By Robin Welch, special to Statehouse Report | In just a few short weeks, SCIWAY will turn 21, which means we are now old enough to buy a good stiff drink!
As it turns out, we may need one. Over the past two decades, we’ve grown from a simple online portal with links to 23 other South Carolina websites – all that existed at the time – into a wide-ranging collection of original maps, detailed essays, and useful guides to state and local resources, including such things as S.C. events, S.C. elections, S.C. pronunciations, and – especially important this time of year – S.C. taxes.
NOTE: SCIWAY – pronounced “sky-way” – is an acronym for the South Carolina Information Highway. It is the largest and most comprehensive directory of South Carolina information on the Internet. This commentary originally was published in our sister publication, Charleston Currents.
One of the things we are most proud of is a digital repository that documents important landmarks and landscapes across our state. Called the South Carolina Picture Project, it currently consists of 2,350 articles and 7,200 photos and paintings. These images are contributed by talented professional and amateur artists, primarily from South Carolina but also from around the globe.
The S.C. Picture Project has grown exponentially since its inception in 2007. It is now enjoyed by over 3,300 people each day – that’s 1,200,000 people every year!
Until recently, it was privately supported by a local family as a gift to the people of South Carolina. However, the time has come when we must become financially independent. In order to continue documenting the state’s culture and history – adding new images and articles – we need to do two things. The first is to obtain 501(c)(3) nonprofit status, and the second is to secure sponsorships and/or grants.
We are especially interested in sponsorships because we believe we would be an excellent partner and platform for a South Carolina organization or corporation that shares our goals. These goals are:
(1) To create resources that are informative, beautiful, and freely accessible;
(2) To serve as an educational tool for South Carolina students of all ages;
(3) To function as an economic development tool for our state by promoting both in-state and out-of-state tourism;
(4) To offer a guide for new and potential residents to learn about everything our state has to offer, benefitting recruitment and industry; and
(5) To instill pride in South Carolina citizens and to remind them, daily, that we have a state of which we can be proud.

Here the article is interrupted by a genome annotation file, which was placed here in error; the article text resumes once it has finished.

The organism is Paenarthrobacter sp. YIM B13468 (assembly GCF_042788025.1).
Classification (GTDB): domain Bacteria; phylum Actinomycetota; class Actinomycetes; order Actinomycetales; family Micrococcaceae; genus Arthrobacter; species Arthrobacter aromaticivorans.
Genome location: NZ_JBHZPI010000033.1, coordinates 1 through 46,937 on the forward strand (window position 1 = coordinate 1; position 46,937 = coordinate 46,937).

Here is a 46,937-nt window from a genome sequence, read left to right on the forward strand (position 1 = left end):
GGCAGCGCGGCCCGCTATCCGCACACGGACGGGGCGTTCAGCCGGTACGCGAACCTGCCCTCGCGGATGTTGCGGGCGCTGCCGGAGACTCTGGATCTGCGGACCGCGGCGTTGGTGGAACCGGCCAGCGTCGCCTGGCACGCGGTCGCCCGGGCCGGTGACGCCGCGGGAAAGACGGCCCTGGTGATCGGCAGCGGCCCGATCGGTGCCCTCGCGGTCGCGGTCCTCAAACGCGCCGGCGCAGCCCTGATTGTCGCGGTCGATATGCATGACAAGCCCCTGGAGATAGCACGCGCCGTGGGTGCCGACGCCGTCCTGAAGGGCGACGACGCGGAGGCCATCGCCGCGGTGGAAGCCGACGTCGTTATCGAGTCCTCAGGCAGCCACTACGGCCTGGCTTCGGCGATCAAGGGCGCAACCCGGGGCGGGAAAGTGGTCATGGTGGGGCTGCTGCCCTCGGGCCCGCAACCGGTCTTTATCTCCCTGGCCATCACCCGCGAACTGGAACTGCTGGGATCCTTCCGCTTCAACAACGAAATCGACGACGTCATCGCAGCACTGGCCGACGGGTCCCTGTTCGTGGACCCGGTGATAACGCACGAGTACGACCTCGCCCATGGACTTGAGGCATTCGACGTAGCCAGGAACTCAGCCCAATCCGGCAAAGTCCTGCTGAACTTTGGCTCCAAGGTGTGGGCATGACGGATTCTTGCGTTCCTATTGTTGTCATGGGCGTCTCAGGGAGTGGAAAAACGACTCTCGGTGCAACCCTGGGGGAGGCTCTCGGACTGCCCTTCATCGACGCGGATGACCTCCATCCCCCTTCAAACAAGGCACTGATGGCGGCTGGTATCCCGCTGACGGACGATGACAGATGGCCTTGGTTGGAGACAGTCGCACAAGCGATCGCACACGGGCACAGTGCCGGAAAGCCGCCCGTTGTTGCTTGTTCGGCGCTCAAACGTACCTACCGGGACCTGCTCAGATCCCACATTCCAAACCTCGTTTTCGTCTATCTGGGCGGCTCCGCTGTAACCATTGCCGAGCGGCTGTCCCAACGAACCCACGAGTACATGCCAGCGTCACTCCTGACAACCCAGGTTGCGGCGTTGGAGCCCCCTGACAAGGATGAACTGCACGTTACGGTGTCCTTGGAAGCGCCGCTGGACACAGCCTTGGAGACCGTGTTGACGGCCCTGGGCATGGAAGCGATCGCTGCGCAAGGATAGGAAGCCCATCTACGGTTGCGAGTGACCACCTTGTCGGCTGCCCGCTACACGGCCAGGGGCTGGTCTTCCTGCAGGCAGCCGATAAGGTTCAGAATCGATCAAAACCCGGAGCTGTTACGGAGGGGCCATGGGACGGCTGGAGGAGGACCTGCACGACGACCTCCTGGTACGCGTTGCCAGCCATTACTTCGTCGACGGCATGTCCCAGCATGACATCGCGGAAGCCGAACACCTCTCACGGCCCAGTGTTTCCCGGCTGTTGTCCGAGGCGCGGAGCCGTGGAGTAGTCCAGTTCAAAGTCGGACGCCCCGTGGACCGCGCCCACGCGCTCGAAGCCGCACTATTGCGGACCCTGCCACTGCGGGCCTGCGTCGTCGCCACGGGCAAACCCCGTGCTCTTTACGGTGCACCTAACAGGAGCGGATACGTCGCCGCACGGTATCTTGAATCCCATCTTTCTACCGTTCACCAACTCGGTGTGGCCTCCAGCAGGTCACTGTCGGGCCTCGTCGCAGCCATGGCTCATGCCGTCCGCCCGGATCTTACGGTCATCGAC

Thanks to the generous support of the folks at Nelson Mullins Riley & Scarborough in Greenville, we are making progress on our nonprofit paperwork. And thanks to more than 250 donors from across the state, we have also been able to raise $24,000 in emergency funding. It has been incredible to see how many people believe in what we are trying to create, and we are deeply grateful.
The hardest work is still ahead of us, however, as we strive to find sponsors to keep the South Carolina Picture Project running long-term. With this too, we need your help. If you are part of a South Carolina company, college, or organization that would like to be part of the South Carolina Picture Project, please let us know. We would love to come meet you and show you our work and how it can benefit you.
We have a deeply invested community with a terrific number of visitors, and we play an important role in South Carolina – especially in the fields of historical preservation, tourism, and education.
Sponsoring the South Carolina Picture Project would allow you to be part of something tremendously positive and worthwhile in our state, so please reach out, no matter how big or small your group is. We offer opportunities at the state, county, city/town, and even individual-landmark level.
Most importantly, if you are not yet familiar with the South Carolina Picture Project, please visit us at http://scpictureproject.org/. We hope you will like what you find! The repository fills a void in our state, being its only resource dedicated to “living” or “citizen” history. This unmatched collection of images and information, contributed by people across the state, grows daily. What separates us is that we are not just preserving the past, but we are also preserving the present for the future.
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